I've been performing improv for over ten years and as performers we hear the same things over and over again. Here is a rogues gallery of comments I've heard from friends and audiences about the masterful art of improv.
"Well it's not ALL improvised is it?"
Doubts of the art form come up all the time. People always seem to be sceptical that what they are watching is made up on the spot from scratch, that maybe we re-use jokes, characters, plots etc...
To put this to rest here and now, NONE of what you watch is pre-planned. It's not only cheating, it's also too much hard work. Plus it's easily spotted, all an audience need to do is come back and see the show again and any sense of repetition would be noticed - the game would be up.
The skill of becoming a good improviser is easier to develop than learning thousands of different highly specific scripts/ jokes.
"So it's like Whose Line Is It Anyway!"
The curse of having one famous programme about one style of improv is that people assume it epitomises the art form. When they think of improv they think of Whose Line.
It must be how Van Halen felt when their song Jump rocketed to number 1 in the US charts swiftly becoming their most famous song of all time. It is both a gift and a curse. Whilst being nothing like the rest of their previous music, Jump is the main song people think of when they think of Van Halen. Now they are cursed with thousands of people waiting for their one famous song at gigs and festivals, echoes of people singing their one sell-out hit with little interest in their other body of work.
Not much improv is like Whose Line at all! There are improvised musicals, murder mysteries, and even improvised Jane Austen shows!
"Tell us a joke!"
Improvisers are not stand-ups. Whilst some improvisers may do stand-up comedy as well, it's rare to find an improviser with a repertoire of jokes. We make scenes up on the spot but it's unlikely you'll be able to find an improviser who can make up a one-liner joke off the cuff. It's like asking a fireman to pole dance!
"Surely you don't need to rehearse then."
Football players train for matches, jazz musicians practise their instruments, debate teams practise debating. We have chemistry on stage that comes from spending a lot of time improvising together, we have to keep sharp, train our improv muscles, stagecraft etc.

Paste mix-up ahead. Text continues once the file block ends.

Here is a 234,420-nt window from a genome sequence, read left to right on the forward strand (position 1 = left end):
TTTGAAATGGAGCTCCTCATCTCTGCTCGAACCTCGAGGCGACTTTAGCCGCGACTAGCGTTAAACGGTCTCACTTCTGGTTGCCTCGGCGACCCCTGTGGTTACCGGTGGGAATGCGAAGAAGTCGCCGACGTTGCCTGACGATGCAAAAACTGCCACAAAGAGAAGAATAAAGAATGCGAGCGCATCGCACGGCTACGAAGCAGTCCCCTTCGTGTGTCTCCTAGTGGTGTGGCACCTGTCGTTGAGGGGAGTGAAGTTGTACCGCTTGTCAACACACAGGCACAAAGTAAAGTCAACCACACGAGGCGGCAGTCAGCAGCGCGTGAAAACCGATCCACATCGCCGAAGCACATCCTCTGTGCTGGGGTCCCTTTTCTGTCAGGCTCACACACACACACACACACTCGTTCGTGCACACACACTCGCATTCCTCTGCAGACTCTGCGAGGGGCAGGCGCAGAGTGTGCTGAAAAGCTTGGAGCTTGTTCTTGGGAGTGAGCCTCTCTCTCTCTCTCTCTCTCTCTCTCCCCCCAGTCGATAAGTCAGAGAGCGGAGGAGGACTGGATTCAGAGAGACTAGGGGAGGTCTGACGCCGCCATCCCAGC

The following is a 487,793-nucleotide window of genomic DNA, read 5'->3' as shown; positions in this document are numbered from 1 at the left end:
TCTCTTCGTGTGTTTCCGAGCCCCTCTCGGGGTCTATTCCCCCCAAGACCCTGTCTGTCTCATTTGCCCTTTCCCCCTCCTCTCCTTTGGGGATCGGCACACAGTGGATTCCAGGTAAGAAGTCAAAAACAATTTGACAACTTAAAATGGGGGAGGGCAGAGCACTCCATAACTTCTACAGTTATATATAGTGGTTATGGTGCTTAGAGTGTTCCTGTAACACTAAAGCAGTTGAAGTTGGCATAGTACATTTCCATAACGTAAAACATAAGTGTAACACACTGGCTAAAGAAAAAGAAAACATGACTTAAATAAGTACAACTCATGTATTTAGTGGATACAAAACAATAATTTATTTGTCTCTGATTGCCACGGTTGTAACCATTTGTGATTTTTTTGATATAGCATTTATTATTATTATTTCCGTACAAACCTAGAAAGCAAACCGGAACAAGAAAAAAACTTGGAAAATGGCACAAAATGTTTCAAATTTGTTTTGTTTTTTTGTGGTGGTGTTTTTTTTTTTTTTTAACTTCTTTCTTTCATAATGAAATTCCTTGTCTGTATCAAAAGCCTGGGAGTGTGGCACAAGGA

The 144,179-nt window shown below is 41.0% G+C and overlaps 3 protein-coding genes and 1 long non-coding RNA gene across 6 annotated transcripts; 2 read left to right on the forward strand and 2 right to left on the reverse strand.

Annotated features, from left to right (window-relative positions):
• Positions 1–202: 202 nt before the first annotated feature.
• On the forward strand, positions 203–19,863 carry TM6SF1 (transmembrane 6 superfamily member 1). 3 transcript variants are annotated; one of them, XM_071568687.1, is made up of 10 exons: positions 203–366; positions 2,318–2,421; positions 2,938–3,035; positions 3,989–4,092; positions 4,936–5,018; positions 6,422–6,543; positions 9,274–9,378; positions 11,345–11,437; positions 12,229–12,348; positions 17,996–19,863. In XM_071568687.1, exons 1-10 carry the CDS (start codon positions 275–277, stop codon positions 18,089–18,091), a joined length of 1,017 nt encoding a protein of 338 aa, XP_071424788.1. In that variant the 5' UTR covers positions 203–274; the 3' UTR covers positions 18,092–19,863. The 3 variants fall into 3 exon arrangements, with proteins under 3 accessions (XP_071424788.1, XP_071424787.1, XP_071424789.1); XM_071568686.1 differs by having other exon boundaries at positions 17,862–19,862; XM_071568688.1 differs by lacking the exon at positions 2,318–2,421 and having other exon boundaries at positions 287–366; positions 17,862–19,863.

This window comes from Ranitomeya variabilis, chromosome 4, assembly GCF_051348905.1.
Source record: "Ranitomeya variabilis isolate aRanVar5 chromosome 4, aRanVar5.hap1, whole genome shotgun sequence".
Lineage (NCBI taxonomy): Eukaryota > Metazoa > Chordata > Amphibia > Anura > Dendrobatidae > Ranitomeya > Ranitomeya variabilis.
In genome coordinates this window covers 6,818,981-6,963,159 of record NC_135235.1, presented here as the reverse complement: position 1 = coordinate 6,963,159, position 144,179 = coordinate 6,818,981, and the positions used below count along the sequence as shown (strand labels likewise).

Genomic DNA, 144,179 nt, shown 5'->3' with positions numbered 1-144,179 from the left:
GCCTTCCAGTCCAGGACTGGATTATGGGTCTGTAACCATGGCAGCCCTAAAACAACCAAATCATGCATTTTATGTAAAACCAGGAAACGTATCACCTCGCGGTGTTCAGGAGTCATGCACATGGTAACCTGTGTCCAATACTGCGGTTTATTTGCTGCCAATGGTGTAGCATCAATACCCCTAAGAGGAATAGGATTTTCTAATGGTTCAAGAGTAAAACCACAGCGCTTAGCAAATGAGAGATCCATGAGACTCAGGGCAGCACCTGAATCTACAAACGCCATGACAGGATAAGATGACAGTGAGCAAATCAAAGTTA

If your job on stage works by getting inside each other's heads to communicate on stage well then it needs to be an easily accessible and comfortable place to be. This is why improv groups rehearse.
"Making stuff up on the spot, anyone can do that!"
Yep! But good improv, that people would pay to see, demands time and training and group chemistry. Anyone can bang a drum, but keeping a beat takes lessons.
"Dildos!" "Penis!" "Orgy party"
These crude suggestions are the worst! Leave the comedy to those on stage. No one wants to see 90 minutes of scenes based around silicone sex toys. The best suggestions are things that are a little unusual or interesting. When we ask the audience to suggest events for our murder mystery to take place; the more interesting ones have been moon landings, Masonic gatherings, presidential inaugurations and the solemn event of putting a cat in a bin (which we turned into a low budget pet funeral).
"I bet it can go seriously wrong!"
This is an odd one. Improvisers will surely remember gigs when they thought they "died" on stage. However, the more established improv shows have a vast number of stage hours and experience in that, if a scene is going south, or something didn't land, they can adapt and change direction.
In one of my last shows, I accidentally referenced that I knew of "a chicken that had been one of the first animals in space" before the scene was halted by the detective who explained to the audience just how that could be the case. "Ms Violet will now elaborate how, in the days before space travel, she knows of a chicken in space." And I explained that Space was the name of a local restaurant with poor hygiene standards. As long as an improviser can be honest in their mistakes then there is always humour in it.